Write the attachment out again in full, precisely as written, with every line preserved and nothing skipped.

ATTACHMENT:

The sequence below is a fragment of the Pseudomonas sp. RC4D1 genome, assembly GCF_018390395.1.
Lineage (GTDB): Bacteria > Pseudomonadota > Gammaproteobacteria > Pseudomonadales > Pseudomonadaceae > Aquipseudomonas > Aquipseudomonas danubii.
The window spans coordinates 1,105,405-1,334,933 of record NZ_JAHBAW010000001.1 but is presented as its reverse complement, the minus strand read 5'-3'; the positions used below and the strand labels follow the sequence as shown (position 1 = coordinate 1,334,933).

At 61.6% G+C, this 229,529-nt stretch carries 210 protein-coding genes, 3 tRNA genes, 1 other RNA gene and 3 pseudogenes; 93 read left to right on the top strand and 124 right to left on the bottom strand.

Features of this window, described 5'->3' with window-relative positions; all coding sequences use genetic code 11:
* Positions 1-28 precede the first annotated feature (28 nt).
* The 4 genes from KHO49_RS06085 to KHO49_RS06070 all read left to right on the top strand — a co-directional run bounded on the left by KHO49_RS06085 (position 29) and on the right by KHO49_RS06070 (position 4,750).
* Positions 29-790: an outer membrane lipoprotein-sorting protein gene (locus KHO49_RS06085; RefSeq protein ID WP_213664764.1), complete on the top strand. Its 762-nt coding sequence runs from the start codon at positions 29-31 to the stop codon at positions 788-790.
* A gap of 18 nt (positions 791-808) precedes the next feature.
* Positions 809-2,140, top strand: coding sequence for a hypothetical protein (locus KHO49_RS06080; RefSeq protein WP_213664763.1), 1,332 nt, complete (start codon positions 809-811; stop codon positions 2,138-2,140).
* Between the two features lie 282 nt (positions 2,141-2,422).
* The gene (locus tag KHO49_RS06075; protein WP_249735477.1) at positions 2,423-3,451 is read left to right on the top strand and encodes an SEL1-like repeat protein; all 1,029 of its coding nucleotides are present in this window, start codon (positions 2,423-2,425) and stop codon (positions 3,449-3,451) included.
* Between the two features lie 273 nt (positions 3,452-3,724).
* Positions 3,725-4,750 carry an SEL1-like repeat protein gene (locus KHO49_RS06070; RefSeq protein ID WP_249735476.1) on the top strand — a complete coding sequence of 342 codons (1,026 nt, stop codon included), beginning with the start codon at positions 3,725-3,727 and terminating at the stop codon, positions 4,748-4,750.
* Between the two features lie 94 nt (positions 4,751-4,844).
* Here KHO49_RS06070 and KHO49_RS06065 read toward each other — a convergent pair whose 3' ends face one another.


The sequence below is a fragment of the Pseudomonas sp. RC4D1 genome, assembly GCF_018390395.1.
Lineage (GTDB): Bacteria > Pseudomonadota > Gammaproteobacteria > Pseudomonadales > Pseudomonadaceae > Aquipseudomonas > Aquipseudomonas danubii.
The window spans coordinates 1,105,405-1,334,933 of record NZ_JAHBAW010000001.1 but is presented as its reverse complement, the minus strand read 5'-3'; the positions used below and the strand labels follow the sequence as shown (position 1 = coordinate 1,334,933).

At 61.6% G+C, this 229,529-nt stretch carries 210 protein-coding genes, 3 tRNA genes, 1 other RNA gene and 3 pseudogenes; 93 read left to right on the top strand and 124 right to left on the bottom strand.

Features of this window, described 5'->3' with window-relative positions; all coding sequences use genetic code 11:
* Positions 1-28 precede the first annotated feature (28 nt).
* The 4 genes from KHO49_RS06085 to KHO49_RS06070 all read left to right on the top strand — a co-directional run bounded on the left by KHO49_RS06085 (position 29) and on the right by KHO49_RS06070 (position 4,750).
* Positions 29-790: an outer membrane lipoprotein-sorting protein gene (locus KHO49_RS06085; RefSeq protein ID WP_213664764.1), complete on the top strand. Its 762-nt coding sequence runs from the start codon at positions 29-31 to the stop codon at positions 788-790.
* A gap of 18 nt (positions 791-808) precedes the next feature.
* Positions 809-2,140, top strand: coding sequence for a hypothetical protein (locus KHO49_RS06080; RefSeq protein WP_213664763.1), 1,332 nt, complete (start codon positions 809-811; stop codon positions 2,138-2,140).
* Between the two features lie 282 nt (positions 2,141-2,422).
* The gene (locus tag KHO49_RS06075; protein WP_249735477.1) at positions 2,423-3,451 is read left to right on the top strand and encodes an SEL1-like repeat protein; all 1,029 of its coding nucleotides are present in this window, start codon (positions 2,423-2,425) and stop codon (positions 3,449-3,451) included.
* Between the two features lie 273 nt (positions 3,452-3,724).
* Positions 3,725-4,750 carry an SEL1-like repeat protein gene (locus KHO49_RS06070; RefSeq protein ID WP_249735476.1) on the top strand — a complete coding sequence of 342 codons (1,026 nt, stop codon included), beginning with the start codon at positions 3,725-3,727 and terminating at the stop codon, positions 4,748-4,750.
* Between the two features lie 94 nt (positions 4,751-4,844).
* Here KHO49_RS06070 and KHO49_RS06065 read toward each other — a convergent pair whose 3' ends face one another.